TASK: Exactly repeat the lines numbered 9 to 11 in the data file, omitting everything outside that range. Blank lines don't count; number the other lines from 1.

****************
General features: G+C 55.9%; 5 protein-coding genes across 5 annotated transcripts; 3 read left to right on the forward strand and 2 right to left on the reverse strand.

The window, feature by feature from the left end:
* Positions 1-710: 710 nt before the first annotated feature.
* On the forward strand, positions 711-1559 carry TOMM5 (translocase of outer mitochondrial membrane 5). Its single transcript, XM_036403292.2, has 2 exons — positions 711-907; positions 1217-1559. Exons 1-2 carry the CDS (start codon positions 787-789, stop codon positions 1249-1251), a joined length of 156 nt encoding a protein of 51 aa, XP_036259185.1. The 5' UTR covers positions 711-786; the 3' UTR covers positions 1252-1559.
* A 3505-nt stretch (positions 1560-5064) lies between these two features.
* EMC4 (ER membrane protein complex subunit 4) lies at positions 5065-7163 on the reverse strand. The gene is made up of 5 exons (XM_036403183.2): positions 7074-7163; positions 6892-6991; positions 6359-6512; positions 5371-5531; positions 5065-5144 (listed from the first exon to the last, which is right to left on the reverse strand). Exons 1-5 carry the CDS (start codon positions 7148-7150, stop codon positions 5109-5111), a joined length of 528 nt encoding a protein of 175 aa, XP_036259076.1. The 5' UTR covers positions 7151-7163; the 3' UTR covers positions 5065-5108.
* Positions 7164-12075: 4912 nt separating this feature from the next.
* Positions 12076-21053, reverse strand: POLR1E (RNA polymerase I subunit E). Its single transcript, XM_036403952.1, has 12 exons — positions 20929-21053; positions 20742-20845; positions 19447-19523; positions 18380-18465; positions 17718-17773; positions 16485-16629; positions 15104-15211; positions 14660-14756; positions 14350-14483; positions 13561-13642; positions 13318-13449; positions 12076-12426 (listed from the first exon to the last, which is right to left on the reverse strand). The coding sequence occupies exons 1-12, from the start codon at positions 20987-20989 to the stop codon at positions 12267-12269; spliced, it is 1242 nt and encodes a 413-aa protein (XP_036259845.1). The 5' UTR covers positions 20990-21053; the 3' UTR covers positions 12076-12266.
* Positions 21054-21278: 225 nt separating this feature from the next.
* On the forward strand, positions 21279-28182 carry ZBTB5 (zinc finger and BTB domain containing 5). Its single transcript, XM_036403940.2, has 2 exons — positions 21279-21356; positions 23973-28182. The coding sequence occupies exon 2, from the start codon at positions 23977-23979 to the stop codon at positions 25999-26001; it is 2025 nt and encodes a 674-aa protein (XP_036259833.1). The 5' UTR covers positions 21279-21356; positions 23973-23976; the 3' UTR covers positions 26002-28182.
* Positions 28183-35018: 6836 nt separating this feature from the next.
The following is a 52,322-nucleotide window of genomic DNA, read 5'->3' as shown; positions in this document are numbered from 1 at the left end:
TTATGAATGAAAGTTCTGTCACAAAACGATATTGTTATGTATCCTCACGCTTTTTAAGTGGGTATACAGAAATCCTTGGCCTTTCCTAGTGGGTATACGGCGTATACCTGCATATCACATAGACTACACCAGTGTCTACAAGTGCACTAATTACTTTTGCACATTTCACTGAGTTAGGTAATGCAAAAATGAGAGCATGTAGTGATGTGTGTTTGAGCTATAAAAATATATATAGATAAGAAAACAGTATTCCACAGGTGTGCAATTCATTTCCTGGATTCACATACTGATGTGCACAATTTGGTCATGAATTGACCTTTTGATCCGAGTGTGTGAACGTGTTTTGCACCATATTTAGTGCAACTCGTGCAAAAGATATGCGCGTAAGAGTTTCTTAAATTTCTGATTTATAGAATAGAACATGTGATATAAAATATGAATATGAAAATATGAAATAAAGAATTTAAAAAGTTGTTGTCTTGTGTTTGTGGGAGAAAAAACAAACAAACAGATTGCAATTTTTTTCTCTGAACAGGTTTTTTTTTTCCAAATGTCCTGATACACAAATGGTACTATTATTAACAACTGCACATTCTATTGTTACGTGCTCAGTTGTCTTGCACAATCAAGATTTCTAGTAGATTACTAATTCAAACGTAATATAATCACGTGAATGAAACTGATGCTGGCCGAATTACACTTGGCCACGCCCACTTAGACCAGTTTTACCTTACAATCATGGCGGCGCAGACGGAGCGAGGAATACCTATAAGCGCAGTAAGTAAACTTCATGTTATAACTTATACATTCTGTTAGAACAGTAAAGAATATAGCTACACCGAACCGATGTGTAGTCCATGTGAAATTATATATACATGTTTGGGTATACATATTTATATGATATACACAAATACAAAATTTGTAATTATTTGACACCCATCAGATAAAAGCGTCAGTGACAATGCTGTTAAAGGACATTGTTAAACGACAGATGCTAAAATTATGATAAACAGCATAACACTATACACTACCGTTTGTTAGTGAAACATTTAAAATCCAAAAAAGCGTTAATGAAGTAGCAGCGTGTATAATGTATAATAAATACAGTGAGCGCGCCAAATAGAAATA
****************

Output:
* Positions 21054-21278: 225 nt separating this feature from the next.
* On the forward strand, positions 21279-28182 carry ZBTB5 (zinc finger and BTB domain containing 5). Its single transcript, XM_036403940.2, has 2 exons — positions 21279-21356; positions 23973-28182. The coding sequence occupies exon 2, from the start codon at positions 23977-23979 to the stop codon at positions 25999-26001; it is 2025 nt and encodes a 674-aa protein (XP_036259833.1). The 5' UTR covers positions 21279-21356; positions 23973-23976; the 3' UTR covers positions 26002-28182.
* Positions 28183-35018: 6836 nt separating this feature from the next.